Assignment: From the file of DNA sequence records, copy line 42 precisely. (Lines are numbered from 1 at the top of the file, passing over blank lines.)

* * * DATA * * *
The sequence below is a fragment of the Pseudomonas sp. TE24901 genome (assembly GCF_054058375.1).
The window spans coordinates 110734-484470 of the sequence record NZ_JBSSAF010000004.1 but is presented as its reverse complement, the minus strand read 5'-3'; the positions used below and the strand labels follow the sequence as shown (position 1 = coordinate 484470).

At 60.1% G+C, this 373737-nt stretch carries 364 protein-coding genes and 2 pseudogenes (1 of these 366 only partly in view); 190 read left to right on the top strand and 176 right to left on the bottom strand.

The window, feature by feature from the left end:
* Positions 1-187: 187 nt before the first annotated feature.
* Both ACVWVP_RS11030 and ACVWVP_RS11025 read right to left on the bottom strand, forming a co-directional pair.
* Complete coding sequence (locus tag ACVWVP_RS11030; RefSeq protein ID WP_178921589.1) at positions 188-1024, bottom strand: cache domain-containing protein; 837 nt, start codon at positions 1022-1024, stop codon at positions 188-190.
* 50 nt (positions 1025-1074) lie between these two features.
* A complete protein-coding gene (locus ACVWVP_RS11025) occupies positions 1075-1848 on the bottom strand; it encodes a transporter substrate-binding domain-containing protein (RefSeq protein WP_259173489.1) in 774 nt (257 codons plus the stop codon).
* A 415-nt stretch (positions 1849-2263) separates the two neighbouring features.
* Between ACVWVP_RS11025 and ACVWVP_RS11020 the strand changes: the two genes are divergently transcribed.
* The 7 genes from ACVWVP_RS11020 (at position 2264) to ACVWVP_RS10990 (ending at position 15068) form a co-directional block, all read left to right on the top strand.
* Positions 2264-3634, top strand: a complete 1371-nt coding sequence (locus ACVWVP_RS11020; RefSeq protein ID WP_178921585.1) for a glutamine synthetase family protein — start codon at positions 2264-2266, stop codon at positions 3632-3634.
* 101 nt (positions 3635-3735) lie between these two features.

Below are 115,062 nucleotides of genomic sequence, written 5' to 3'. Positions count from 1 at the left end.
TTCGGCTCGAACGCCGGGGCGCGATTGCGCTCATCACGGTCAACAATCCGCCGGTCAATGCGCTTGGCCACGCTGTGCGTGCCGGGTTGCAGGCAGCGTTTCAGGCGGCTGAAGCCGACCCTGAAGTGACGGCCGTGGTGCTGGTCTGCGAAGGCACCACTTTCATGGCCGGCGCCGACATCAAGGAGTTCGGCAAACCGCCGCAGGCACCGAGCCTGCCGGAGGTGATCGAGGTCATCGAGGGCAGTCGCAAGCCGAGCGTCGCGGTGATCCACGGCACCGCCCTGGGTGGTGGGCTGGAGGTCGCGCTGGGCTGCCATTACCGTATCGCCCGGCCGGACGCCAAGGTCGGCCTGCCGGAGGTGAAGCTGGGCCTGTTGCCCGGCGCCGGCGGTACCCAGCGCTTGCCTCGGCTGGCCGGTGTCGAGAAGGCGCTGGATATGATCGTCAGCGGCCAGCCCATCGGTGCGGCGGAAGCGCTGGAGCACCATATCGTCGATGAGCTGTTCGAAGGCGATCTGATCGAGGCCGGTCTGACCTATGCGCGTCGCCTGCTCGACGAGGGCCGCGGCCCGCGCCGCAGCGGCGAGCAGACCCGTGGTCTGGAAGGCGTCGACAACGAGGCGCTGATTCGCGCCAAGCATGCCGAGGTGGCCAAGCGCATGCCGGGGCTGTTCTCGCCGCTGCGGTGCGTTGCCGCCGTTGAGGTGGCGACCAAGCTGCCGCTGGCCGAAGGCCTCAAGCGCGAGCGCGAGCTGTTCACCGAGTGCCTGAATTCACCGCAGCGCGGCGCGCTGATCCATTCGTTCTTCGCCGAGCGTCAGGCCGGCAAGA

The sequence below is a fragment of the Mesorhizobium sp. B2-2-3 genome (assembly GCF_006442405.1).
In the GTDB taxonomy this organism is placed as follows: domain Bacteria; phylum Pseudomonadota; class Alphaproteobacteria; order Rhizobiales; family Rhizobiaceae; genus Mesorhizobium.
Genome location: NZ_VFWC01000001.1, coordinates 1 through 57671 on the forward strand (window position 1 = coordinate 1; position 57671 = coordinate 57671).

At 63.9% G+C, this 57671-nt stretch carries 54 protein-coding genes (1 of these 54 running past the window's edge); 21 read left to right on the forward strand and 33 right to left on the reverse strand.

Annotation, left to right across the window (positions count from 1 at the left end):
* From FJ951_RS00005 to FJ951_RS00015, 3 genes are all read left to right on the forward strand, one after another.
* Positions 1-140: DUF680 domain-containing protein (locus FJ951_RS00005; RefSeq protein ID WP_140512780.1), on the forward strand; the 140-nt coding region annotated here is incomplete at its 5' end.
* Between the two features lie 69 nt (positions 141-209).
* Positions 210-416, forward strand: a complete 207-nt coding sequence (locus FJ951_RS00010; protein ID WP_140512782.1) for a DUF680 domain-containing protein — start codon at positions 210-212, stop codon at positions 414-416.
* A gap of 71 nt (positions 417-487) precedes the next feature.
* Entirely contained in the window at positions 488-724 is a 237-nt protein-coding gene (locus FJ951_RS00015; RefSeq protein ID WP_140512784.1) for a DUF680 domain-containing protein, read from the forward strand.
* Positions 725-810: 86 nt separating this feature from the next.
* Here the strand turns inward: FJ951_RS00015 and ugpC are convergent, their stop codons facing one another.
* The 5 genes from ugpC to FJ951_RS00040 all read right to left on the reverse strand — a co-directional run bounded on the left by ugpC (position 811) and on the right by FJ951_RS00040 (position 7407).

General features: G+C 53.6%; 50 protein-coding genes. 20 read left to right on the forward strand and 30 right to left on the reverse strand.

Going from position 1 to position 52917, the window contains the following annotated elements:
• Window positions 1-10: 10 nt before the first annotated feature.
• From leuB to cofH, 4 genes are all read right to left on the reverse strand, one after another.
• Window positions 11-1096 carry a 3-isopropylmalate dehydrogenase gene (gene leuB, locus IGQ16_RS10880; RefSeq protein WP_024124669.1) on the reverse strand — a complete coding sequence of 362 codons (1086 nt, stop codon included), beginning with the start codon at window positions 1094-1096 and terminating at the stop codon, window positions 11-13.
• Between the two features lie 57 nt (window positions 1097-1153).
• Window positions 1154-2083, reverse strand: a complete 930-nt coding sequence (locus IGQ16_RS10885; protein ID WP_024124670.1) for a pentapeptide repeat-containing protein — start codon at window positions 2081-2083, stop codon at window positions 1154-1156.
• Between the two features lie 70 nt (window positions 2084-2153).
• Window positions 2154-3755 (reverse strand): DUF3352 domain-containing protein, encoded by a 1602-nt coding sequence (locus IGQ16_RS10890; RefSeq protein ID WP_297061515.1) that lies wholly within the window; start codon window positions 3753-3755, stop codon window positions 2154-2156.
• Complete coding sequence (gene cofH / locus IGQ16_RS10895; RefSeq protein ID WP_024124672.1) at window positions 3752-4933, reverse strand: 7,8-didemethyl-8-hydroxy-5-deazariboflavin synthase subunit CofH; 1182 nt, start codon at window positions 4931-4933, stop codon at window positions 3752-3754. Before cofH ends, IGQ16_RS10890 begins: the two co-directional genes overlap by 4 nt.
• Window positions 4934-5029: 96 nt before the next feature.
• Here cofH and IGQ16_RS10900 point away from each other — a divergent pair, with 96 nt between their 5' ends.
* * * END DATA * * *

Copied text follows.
• Here cofH and IGQ16_RS10900 point away from each other — a divergent pair, with 96 nt between their 5' ends.